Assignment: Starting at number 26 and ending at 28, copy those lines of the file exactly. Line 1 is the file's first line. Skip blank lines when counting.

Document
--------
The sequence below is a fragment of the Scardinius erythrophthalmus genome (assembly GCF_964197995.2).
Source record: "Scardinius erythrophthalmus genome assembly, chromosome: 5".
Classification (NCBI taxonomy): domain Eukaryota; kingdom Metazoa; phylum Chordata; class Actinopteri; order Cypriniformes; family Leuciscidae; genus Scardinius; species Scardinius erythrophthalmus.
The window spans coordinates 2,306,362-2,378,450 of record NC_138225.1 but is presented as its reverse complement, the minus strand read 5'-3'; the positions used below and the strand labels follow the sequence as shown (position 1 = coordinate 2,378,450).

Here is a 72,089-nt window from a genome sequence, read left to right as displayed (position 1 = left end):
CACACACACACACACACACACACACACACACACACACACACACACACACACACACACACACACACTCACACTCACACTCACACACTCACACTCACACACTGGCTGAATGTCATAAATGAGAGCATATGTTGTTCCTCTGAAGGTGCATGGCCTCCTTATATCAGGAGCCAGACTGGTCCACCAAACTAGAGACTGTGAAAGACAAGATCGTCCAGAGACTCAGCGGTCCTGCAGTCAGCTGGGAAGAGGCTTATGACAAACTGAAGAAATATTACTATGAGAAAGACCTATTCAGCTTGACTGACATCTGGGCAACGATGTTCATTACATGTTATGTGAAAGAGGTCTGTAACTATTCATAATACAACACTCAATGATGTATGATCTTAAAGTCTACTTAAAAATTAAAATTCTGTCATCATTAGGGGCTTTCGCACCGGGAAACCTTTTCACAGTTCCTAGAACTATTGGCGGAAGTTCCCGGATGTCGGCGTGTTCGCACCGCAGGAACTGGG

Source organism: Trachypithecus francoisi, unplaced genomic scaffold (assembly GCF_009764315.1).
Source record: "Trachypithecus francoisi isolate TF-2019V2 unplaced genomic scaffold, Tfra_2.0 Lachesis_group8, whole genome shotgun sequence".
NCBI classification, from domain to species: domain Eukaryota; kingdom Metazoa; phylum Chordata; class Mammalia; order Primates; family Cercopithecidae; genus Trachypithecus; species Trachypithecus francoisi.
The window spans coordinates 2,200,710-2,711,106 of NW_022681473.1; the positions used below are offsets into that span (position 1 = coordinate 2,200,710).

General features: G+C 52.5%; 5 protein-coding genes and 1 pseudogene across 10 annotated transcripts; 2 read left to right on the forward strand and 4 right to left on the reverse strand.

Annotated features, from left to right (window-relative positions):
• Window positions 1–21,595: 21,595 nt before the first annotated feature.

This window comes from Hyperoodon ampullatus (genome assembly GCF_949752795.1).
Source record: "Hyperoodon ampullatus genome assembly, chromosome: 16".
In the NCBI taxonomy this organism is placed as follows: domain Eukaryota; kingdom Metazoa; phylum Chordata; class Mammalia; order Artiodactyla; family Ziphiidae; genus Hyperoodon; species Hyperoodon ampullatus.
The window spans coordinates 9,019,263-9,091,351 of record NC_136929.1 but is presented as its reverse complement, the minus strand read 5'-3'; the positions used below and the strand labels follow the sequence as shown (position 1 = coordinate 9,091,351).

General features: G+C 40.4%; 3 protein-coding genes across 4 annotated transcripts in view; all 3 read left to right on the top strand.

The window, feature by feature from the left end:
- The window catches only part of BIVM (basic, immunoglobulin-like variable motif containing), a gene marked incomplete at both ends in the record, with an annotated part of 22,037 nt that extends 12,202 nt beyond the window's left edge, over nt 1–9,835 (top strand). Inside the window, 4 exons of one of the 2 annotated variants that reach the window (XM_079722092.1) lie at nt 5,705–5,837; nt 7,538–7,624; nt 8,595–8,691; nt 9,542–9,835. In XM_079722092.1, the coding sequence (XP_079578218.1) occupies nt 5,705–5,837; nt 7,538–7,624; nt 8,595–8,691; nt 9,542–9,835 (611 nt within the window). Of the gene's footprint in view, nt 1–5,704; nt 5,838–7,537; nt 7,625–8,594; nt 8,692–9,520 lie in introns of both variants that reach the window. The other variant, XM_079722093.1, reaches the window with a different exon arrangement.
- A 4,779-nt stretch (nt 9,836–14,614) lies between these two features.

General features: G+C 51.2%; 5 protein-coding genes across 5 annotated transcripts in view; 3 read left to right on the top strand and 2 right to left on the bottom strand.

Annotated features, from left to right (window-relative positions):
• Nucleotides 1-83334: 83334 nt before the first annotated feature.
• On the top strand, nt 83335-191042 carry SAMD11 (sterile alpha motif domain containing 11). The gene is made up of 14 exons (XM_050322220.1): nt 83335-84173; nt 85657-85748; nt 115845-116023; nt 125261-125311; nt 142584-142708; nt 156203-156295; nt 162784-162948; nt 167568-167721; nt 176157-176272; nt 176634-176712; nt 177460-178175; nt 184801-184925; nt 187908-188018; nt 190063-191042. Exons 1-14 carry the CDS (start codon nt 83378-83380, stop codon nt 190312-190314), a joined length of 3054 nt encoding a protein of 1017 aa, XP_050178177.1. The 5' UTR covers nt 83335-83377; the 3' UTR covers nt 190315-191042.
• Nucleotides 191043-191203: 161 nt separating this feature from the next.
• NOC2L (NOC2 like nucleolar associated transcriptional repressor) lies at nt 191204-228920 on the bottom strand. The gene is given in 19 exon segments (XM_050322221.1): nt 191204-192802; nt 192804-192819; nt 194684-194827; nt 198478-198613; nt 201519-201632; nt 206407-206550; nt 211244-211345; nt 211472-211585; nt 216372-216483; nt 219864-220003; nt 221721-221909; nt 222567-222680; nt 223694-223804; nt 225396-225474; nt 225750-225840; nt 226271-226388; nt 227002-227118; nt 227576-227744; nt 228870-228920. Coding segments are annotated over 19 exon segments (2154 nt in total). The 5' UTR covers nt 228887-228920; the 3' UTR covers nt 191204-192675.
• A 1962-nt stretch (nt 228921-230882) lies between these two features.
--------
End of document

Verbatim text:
• Nucleotides 191043-191203: 161 nt separating this feature from the next.
• NOC2L (NOC2 like nucleolar associated transcriptional repressor) lies at nt 191204-228920 on the bottom strand. The gene is given in 19 exon segments (XM_050322221.1): nt 191204-192802; nt 192804-192819; nt 194684-194827; nt 198478-198613; nt 201519-201632; nt 206407-206550; nt 211244-211345; nt 211472-211585; nt 216372-216483; nt 219864-220003; nt 221721-221909; nt 222567-222680; nt 223694-223804; nt 225396-225474; nt 225750-225840; nt 226271-226388; nt 227002-227118; nt 227576-227744; nt 228870-228920. Coding segments are annotated over 19 exon segments (2154 nt in total). The 5' UTR covers nt 228887-228920; the 3' UTR covers nt 191204-192675.
• A 1962-nt stretch (nt 228921-230882) lies between these two features.